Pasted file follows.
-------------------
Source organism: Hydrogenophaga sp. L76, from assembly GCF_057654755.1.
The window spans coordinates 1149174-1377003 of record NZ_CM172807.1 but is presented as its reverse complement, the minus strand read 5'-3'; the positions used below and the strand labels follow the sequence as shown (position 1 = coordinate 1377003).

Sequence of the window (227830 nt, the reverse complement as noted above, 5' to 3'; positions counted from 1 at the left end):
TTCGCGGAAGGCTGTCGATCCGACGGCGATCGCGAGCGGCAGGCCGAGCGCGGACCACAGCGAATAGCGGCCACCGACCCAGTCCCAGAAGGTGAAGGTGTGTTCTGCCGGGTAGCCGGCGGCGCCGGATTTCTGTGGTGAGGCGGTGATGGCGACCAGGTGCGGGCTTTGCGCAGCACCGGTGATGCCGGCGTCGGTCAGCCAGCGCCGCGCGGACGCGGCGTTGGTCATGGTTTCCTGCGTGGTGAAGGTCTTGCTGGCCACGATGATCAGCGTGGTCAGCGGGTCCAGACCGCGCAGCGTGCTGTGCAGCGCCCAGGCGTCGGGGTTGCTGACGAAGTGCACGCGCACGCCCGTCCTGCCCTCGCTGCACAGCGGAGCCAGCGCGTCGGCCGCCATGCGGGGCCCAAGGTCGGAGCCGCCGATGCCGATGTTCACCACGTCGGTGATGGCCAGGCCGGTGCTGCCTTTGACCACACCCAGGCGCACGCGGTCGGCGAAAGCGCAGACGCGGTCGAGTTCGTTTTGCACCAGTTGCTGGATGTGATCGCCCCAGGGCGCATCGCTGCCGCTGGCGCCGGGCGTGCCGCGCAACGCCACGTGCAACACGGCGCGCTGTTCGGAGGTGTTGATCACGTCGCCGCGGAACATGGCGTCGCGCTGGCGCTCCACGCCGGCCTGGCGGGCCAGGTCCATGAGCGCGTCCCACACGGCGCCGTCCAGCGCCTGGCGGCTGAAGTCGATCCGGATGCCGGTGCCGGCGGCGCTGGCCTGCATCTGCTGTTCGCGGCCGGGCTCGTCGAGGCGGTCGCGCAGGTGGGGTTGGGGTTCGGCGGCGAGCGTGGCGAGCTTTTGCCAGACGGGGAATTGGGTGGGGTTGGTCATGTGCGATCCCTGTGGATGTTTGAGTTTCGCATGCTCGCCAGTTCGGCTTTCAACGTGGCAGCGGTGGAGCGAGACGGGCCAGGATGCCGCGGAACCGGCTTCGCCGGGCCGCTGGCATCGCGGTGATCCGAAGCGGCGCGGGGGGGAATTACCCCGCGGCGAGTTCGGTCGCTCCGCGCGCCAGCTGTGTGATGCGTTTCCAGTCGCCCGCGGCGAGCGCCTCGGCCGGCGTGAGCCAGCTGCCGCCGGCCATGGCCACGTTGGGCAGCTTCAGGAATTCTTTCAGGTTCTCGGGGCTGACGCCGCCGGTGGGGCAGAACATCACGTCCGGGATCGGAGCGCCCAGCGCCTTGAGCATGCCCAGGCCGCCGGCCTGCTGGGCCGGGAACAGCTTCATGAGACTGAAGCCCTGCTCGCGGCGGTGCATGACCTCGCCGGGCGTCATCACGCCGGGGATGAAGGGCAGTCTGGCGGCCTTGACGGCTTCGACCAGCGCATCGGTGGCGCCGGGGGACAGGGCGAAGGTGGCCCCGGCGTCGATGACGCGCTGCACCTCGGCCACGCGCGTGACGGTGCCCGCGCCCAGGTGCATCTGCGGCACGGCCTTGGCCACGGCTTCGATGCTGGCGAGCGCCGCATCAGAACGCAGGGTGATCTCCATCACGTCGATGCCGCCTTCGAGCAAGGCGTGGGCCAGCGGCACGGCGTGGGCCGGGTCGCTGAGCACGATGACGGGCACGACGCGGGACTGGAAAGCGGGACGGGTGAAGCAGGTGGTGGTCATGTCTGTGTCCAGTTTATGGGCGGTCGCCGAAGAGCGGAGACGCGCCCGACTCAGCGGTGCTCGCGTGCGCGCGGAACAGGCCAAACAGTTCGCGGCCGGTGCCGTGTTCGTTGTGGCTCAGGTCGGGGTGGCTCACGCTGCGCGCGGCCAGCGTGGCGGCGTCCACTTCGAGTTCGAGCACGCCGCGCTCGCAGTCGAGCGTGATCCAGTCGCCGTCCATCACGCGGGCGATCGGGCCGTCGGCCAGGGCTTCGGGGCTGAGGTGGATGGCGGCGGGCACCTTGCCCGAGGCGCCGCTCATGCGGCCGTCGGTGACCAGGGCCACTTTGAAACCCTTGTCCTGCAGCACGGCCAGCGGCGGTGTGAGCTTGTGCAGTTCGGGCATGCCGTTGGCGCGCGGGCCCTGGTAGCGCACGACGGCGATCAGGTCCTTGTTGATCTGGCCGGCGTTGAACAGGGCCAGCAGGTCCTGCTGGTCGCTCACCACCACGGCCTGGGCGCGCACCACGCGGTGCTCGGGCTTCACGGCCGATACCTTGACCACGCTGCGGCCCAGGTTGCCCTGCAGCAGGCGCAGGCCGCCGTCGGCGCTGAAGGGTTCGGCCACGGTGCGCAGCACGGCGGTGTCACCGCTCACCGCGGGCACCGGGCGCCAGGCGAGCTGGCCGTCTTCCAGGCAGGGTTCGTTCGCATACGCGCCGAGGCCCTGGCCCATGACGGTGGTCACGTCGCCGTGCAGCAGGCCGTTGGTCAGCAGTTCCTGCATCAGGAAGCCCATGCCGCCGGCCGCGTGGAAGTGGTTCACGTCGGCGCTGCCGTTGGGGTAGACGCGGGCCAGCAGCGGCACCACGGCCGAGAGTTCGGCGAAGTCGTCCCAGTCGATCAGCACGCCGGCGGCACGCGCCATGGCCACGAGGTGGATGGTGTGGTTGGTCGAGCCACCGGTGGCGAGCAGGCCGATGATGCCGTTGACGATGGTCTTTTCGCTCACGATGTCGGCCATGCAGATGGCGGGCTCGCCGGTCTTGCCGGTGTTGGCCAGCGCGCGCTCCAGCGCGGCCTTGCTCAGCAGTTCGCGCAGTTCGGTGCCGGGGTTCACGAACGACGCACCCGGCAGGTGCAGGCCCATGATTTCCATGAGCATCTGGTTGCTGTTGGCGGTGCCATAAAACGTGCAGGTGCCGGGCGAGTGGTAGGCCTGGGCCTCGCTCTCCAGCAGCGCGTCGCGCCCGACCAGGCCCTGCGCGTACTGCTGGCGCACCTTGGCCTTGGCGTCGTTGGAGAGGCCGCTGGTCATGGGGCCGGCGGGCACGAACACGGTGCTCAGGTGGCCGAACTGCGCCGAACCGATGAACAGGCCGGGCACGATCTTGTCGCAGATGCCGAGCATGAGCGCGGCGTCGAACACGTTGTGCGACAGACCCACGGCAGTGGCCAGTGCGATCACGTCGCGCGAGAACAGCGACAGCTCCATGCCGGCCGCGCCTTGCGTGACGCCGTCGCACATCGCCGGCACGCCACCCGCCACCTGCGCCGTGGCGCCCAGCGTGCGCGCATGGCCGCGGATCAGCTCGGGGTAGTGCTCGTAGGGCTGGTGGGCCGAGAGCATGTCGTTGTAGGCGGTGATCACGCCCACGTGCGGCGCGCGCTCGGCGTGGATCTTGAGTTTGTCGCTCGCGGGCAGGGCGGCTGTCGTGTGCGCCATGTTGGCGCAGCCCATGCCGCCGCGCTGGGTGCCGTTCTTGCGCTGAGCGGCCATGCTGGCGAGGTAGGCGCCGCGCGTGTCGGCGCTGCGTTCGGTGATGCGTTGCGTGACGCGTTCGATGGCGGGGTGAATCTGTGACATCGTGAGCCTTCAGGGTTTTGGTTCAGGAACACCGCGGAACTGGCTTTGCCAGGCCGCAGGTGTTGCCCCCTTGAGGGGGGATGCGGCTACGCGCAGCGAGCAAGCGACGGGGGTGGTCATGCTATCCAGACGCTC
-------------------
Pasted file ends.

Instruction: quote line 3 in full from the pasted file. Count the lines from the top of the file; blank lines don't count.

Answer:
Sequence of the window (227830 nt, the reverse complement as noted above, 5' to 3'; positions counted from 1 at the left end):